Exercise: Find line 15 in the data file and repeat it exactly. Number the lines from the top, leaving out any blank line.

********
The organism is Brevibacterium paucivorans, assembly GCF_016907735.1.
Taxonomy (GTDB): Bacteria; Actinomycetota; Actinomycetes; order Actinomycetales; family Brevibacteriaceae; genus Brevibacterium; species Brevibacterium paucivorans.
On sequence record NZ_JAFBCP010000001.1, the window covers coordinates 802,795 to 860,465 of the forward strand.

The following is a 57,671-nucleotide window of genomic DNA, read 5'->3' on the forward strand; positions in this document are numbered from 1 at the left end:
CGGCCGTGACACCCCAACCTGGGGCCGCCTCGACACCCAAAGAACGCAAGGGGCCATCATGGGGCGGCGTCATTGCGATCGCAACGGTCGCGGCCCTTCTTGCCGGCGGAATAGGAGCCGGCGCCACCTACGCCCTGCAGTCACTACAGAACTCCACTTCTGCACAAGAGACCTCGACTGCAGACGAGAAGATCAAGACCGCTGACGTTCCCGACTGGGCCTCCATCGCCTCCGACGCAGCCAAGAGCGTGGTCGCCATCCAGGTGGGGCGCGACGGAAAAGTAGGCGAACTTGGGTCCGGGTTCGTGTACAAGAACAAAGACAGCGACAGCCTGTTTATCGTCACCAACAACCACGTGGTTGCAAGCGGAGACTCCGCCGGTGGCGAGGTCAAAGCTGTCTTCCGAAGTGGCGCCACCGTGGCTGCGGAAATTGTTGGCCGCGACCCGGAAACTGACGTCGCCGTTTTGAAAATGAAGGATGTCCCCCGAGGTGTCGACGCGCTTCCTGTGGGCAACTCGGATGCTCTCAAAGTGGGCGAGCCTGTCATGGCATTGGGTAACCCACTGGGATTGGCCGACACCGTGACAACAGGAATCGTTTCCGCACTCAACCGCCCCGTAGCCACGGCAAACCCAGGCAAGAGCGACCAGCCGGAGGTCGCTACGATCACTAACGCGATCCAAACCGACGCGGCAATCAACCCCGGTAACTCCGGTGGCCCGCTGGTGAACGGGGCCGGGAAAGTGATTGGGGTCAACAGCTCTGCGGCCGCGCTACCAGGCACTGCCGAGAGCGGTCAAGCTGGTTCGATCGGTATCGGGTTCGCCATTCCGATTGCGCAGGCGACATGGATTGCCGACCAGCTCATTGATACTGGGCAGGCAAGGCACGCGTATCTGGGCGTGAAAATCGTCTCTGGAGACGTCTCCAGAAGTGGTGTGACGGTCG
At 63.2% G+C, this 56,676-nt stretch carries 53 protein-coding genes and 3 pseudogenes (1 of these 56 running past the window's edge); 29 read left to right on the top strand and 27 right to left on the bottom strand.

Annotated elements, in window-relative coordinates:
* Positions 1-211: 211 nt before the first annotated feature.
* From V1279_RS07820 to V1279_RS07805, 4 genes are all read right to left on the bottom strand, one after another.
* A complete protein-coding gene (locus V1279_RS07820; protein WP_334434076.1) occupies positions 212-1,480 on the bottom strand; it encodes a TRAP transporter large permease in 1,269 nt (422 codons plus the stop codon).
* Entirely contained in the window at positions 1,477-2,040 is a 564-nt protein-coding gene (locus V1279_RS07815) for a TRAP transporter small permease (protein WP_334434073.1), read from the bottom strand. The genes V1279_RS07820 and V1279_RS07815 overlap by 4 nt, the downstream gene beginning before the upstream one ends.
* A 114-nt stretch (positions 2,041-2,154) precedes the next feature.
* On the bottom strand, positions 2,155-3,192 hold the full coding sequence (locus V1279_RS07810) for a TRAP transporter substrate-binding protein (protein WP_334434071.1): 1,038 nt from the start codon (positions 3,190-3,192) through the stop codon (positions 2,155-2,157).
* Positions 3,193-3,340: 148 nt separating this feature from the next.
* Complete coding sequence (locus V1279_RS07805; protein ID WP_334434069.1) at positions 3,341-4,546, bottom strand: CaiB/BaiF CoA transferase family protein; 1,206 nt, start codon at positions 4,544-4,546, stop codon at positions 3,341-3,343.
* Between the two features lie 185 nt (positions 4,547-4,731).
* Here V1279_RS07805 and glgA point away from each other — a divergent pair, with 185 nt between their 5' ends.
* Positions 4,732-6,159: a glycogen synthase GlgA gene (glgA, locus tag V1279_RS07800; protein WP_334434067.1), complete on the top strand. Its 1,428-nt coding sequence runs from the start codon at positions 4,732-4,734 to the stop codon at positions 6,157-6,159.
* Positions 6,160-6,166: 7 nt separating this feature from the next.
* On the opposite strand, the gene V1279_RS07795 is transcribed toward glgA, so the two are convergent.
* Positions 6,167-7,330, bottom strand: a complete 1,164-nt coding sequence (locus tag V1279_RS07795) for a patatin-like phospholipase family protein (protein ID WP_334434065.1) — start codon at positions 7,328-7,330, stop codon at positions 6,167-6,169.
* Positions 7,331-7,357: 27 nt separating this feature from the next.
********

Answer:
* Complete coding sequence (locus V1279_RS07805; protein ID WP_334434069.1) at positions 3,341-4,546, bottom strand: CaiB/BaiF CoA transferase family protein; 1,206 nt, start codon at positions 4,544-4,546, stop codon at positions 3,341-3,343.